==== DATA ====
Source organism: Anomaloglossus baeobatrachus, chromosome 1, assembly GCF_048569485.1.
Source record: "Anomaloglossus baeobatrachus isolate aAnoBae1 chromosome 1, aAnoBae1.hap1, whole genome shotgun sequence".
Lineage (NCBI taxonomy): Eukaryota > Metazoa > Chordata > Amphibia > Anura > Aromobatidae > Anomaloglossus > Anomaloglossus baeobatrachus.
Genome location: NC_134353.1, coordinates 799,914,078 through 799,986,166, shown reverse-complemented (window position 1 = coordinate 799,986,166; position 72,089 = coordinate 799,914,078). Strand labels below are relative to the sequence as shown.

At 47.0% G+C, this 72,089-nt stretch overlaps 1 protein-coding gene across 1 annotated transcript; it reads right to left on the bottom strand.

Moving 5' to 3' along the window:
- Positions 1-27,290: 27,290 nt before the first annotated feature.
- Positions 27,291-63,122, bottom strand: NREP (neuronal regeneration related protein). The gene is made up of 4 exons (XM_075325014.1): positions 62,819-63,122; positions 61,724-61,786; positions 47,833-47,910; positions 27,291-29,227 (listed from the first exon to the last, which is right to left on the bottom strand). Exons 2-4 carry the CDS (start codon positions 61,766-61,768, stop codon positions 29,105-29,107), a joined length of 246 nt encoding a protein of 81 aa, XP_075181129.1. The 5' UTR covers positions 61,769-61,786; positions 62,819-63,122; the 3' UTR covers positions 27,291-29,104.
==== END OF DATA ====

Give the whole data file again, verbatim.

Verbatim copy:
Source organism: Anomaloglossus baeobatrachus, chromosome 1, assembly GCF_048569485.1.
Source record: "Anomaloglossus baeobatrachus isolate aAnoBae1 chromosome 1, aAnoBae1.hap1, whole genome shotgun sequence".
Lineage (NCBI taxonomy): Eukaryota > Metazoa > Chordata > Amphibia > Anura > Aromobatidae > Anomaloglossus > Anomaloglossus baeobatrachus.
Genome location: NC_134353.1, coordinates 799,914,078 through 799,986,166, shown reverse-complemented (window position 1 = coordinate 799,986,166; position 72,089 = coordinate 799,914,078). Strand labels below are relative to the sequence as shown.

At 47.0% G+C, this 72,089-nt stretch overlaps 1 protein-coding gene across 1 annotated transcript; it reads right to left on the bottom strand.

Moving 5' to 3' along the window:
- Positions 1-27,290: 27,290 nt before the first annotated feature.
- Positions 27,291-63,122, bottom strand: NREP (neuronal regeneration related protein). The gene is made up of 4 exons (XM_075325014.1): positions 62,819-63,122; positions 61,724-61,786; positions 47,833-47,910; positions 27,291-29,227 (listed from the first exon to the last, which is right to left on the bottom strand). Exons 2-4 carry the CDS (start codon positions 61,766-61,768, stop codon positions 29,105-29,107), a joined length of 246 nt encoding a protein of 81 aa, XP_075181129.1. The 5' UTR covers positions 61,769-61,786; positions 62,819-63,122; the 3' UTR covers positions 27,291-29,104.